Parallel Realities, Peripheral Existences: Saikat Majumdar’s The Middle Finger
The imposter syndrome that Megha struggles with is nearly universal today, and we almost take it for granted.
The intriguing image of a woman's eye peering through a hole cut into the glossy book jacket suggests that there is more to Saikat Majumdar's The Middle Finger than meets the eye. It is a novel about the peripheral and parallel spaces and existences that we tend to deny. It is also about opening one's eyes to the most important things in life, which may not be in the accustomed structures that we tend to take as the absolute truth.
At the centre of The Middle Finger stands Megha Mansukhani, a graduate student at Princeton who leaves the programme in the middle of her dissertation because she cannot connect with her studies. The reality that hits her is terrifying: "The world didn't give out jobs to people who had thrown their dissertations away. Her advisors were real about these things, they didn't want to keep illusions scattered."
Megha's plight is cushioned by a one-year fellowship at Princeton, but the fear of being jobless or tackling adjunct teaching at best looms right behind it. The perks of her lonely life are getting published in literary journals and going grocery shopping—one gives her a sense of belonging and the other freedom. She takes comfort in her sparsely furnished, windowless basement apartment in New Brunswick because it's a far cry from the "violent silence" of her perfect and cold childhood home in Alipore, Calcutta. That she works well in vacant apartments reflects the emptiness of her typically fragmented modern life—the intense focus on work that wipes out everything else. In such a competitive and goal-oriented existence, people learn to disregard matters that are personal and meaningful.
But The Middle Finger is also a poetic novel about a poet who cannot disregard the pains she sees around her. The suffering of others finds expression in Megha's writing, while she herself grapples with imposter syndrome: "It was like sleeping with someone and gossiping about the lives they had revealed under the blanket. It was cruel. Her words were cruel. The guilt nudged her. She laughed them away. They nudged her again." Something is missing that makes her unable to connect with her life, and Megha's quest is to make sense of her own trajectory.
Spanning two continents and cultures, The Middle Finger brings together two different times and lives. When Megha returns to India to teach at an elite institution, she was only exploring an option of a different life and seeing if she could finish her discarded dissertation. Her western education sets her apart in Delhi and she exudes an elitism that she lacked many years ago when she lived in the same city with her divorced mother who could not earn respectability in spite of her well-paid job.
In her new role as a creative writing professor at Harappa University, Megha feels uneasy and conflicted. She enjoys performing in front of her students, but she's uncomfortable about the fact that this exclusive college costs far beyond what an average Indian student can afford. Most of her students are from rich, well-connected and influential families. Yet, when her domestic help Poonam asks her to teach English to the poor women at her local church, she declines. Poonam herself also asks to be Megha's pupil. Unconsciously, the class division is stark in Megha's mind: "She was not her student, she could never be. She was too far away." Megha might be angry and frustrated enough to tweet in the middle of her class when she hears of a black girl being shot by police in Atlanta, but she is not ready to take the step that can bridge her life and Poonam's.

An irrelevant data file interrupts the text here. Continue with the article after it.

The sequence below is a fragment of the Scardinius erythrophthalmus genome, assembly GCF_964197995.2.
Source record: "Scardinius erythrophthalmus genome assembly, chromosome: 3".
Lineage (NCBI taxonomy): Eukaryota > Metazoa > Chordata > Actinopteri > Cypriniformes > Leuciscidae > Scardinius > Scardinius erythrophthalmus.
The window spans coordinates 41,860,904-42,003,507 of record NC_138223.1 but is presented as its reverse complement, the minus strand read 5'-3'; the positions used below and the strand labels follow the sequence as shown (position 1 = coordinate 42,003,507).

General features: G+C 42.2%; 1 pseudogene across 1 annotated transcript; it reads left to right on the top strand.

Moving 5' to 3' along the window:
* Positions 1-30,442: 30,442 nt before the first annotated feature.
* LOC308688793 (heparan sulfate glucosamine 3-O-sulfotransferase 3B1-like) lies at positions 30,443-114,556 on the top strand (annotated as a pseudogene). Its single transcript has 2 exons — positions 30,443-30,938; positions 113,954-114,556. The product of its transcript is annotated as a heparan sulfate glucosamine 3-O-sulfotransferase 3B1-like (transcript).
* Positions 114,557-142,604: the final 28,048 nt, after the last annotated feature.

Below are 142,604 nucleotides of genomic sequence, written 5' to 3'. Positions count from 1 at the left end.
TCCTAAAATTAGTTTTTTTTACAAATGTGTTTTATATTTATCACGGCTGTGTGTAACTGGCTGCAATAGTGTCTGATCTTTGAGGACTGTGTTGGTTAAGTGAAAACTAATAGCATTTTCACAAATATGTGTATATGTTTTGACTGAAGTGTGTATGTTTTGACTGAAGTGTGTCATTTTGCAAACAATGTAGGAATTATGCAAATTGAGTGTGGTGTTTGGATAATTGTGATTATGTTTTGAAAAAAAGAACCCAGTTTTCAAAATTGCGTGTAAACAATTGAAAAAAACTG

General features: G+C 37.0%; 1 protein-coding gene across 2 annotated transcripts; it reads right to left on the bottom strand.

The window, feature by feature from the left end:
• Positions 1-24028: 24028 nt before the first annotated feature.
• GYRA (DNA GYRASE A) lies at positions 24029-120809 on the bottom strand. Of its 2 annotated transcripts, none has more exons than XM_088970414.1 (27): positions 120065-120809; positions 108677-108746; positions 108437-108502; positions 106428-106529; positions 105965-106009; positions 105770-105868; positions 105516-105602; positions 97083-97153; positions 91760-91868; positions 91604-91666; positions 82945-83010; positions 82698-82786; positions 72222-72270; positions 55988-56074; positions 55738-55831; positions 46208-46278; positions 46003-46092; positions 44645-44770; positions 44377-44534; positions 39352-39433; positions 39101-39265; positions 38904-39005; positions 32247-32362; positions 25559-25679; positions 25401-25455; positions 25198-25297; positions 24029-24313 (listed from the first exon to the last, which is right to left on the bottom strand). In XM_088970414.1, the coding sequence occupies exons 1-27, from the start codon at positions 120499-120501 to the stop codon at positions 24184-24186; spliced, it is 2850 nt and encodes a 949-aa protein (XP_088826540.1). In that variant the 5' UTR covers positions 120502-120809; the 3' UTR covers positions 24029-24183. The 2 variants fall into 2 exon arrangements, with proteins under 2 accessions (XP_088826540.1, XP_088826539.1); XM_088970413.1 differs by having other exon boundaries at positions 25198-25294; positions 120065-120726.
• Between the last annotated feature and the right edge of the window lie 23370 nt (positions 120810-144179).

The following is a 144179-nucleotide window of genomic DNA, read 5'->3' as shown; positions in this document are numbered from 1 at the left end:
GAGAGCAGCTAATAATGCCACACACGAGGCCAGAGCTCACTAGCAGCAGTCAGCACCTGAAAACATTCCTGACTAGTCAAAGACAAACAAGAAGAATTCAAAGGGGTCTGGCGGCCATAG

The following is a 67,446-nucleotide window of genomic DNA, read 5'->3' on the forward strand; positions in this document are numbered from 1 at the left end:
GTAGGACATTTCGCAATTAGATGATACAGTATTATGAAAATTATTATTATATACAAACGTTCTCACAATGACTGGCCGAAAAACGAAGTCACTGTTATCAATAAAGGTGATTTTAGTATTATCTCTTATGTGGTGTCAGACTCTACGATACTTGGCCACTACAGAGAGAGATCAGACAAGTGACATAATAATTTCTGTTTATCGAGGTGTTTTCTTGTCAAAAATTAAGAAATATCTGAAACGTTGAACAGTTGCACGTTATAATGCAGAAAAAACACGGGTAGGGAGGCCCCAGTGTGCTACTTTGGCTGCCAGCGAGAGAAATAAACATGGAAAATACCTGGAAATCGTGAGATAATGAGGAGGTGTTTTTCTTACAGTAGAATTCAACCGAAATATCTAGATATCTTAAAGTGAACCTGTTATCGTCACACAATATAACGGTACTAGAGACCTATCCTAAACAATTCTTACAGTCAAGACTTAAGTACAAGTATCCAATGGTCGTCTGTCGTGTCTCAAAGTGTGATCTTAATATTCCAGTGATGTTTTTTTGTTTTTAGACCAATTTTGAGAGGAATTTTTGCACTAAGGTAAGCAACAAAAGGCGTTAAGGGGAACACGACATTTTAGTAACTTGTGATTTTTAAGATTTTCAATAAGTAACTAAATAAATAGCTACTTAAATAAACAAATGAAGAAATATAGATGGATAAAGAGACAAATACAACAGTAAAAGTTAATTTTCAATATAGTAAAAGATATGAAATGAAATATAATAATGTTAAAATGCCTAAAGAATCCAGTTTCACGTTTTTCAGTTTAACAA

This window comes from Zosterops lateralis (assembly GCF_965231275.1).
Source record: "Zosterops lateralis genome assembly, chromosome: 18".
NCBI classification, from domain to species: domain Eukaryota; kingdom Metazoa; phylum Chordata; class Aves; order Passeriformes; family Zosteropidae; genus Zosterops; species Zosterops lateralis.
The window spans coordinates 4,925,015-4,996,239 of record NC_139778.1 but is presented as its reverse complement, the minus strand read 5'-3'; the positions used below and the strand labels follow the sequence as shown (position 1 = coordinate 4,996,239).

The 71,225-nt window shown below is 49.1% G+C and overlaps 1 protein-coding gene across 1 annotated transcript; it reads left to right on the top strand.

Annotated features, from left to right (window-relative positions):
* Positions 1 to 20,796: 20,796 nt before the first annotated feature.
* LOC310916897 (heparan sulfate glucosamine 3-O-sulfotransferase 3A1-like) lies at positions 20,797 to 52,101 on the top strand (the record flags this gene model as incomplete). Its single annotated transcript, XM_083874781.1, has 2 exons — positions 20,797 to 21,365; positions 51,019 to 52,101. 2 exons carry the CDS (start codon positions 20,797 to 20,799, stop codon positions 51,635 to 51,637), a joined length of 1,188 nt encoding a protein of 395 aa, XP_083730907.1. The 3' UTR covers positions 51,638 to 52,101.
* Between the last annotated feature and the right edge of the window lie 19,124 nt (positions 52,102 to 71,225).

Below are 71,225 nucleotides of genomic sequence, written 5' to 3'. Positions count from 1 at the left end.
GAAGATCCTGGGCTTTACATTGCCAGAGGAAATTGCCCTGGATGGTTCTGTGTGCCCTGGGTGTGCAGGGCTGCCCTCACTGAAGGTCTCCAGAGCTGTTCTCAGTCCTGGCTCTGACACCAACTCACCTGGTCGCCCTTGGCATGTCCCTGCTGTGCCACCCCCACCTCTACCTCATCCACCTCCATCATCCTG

This is where the story of Eklavya in the epic Mahabharata comes into play, alluded to by the novel's title. That story remains relevant even today for the Bheel and Bhilala archers of Alirajpur and elsewhere in India who use their middle fingers instead of their thumbs as a sign of respect to their ancestor Eklavya and as a symbolic protest against Drona and Arjuna. By alluding to Eklavya, Saikat Majumdar questions the authoritarian patriarchal setting where fixed social status, caste and gender roles destroy or suppress human emotion and authenticity.
Poonam could have been just an ordinary domestic helper, but Megha unknowing touches her life through her poetry. Poonam is able to deeply apprehend Megha's poetry and use it to enliven others in a way that the best of Megha's elite students cannot. Her story intersects the novel like the discordant cry of chickens being slaughtered in the Calcutta market where she grew up—and where she returns after Megha rejects her. Megha is able to connect with her only when she recognizes her own pain—the idyllic childhood she could have had in Calcutta if her parents had not divorced. She had been to the best schools, but she never recognized the void within her. Poonam appears in Megha's life like Eklavya, the "artless, honest, unsophisticated forest dweller," questioning the validity of the reality she had created for herself.
The imposter syndrome that Megha struggles with is nearly universal today, and we almost take it for granted. Early in the novel, Megha's friend Rory claims, "Literature sits uneasy in India." He further explains, "English is taught the way the British wanted it taught in the 19th century. But being a Bharatnatyam dancer has taught me whole new things about the life of words in the subcontinent." For me, The Middle Finger is like a carefully choregraphed dance-drama where many lives and many worlds collide—a moving story of class, cultural and racial tension.
Sohana Manzoor teaches English at ULAB. She is also the Literary Editor of The Daily Star.